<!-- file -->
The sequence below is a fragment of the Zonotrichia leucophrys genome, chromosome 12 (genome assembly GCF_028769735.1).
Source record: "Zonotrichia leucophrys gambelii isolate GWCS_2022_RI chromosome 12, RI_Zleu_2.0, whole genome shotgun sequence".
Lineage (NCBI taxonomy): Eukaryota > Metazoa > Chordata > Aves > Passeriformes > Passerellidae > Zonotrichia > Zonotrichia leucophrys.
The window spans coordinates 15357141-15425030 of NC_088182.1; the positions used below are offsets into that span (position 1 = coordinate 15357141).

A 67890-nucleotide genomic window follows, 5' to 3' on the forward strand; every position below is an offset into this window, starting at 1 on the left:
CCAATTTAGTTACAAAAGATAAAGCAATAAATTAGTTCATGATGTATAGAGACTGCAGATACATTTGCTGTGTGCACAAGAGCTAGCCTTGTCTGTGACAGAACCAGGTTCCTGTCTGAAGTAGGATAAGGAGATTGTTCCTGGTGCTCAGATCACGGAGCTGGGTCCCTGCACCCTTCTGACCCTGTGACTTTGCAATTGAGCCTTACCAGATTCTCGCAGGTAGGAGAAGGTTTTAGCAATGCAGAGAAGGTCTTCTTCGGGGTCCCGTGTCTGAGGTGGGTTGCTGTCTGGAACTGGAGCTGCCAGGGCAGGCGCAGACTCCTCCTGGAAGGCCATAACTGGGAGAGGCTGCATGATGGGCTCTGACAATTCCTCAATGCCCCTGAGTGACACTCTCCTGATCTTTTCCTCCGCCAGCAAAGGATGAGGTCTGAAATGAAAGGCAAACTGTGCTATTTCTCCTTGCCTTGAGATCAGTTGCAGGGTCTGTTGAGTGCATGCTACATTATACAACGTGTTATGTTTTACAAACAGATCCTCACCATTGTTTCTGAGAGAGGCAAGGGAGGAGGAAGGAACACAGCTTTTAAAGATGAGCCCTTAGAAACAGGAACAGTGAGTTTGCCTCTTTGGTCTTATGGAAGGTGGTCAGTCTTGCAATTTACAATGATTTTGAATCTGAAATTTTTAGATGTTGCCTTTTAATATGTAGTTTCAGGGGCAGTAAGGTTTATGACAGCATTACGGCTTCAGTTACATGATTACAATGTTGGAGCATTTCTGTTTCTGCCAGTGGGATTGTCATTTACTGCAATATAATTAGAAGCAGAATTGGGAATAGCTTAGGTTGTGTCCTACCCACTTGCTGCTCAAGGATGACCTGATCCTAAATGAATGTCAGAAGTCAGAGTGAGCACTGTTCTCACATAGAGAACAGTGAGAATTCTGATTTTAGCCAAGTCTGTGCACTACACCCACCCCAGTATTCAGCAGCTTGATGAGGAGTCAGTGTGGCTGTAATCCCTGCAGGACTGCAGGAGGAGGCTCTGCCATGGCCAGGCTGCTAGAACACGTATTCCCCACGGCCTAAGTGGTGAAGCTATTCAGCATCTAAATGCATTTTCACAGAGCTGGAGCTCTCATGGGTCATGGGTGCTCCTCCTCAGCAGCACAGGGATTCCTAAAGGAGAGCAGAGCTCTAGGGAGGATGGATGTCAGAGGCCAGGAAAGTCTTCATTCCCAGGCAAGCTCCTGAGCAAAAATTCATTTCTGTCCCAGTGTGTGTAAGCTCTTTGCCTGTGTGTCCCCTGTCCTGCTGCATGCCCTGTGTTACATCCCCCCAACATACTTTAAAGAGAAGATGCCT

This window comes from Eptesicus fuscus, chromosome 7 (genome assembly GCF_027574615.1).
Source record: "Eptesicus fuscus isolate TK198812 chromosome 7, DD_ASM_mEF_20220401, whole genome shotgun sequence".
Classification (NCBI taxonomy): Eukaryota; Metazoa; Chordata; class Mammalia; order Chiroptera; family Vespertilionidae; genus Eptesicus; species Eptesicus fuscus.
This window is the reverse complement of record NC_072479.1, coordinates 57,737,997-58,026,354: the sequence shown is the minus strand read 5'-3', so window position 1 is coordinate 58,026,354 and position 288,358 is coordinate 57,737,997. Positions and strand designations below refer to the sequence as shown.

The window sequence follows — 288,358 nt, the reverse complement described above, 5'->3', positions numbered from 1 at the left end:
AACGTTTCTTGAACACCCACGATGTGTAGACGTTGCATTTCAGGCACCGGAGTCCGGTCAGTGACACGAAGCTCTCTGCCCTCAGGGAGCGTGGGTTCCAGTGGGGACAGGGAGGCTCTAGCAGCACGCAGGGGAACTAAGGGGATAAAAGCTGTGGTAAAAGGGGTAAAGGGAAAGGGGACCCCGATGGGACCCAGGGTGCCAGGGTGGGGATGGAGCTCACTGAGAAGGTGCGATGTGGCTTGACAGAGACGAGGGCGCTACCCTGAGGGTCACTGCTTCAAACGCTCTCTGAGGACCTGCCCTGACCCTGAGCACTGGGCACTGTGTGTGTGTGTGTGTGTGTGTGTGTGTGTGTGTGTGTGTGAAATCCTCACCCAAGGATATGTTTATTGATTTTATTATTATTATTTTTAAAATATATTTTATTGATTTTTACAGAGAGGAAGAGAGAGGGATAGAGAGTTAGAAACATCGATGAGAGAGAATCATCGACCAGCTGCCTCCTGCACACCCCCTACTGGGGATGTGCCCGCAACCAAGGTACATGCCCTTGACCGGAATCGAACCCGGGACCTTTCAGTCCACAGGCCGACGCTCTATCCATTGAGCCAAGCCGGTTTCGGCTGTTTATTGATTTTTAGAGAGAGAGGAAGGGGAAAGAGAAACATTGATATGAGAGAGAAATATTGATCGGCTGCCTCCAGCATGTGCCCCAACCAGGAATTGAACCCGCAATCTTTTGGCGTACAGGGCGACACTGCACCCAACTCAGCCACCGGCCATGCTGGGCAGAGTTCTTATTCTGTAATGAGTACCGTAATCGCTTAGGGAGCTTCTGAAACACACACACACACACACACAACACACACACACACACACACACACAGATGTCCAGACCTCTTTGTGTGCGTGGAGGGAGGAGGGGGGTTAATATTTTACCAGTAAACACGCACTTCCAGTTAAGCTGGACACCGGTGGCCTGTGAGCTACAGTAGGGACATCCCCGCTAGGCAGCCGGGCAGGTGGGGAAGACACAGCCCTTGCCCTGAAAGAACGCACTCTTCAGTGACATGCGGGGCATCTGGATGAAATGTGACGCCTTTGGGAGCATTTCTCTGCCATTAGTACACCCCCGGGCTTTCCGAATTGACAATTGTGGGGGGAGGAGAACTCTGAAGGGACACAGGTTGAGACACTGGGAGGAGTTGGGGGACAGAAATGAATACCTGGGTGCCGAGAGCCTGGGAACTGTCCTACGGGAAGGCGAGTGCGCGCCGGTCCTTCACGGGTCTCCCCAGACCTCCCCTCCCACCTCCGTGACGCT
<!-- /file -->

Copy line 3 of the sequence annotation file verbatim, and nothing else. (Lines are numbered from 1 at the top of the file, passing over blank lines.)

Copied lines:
Lineage (NCBI taxonomy): Eukaryota > Metazoa > Chordata > Aves > Passeriformes > Passerellidae > Zonotrichia > Zonotrichia leucophrys.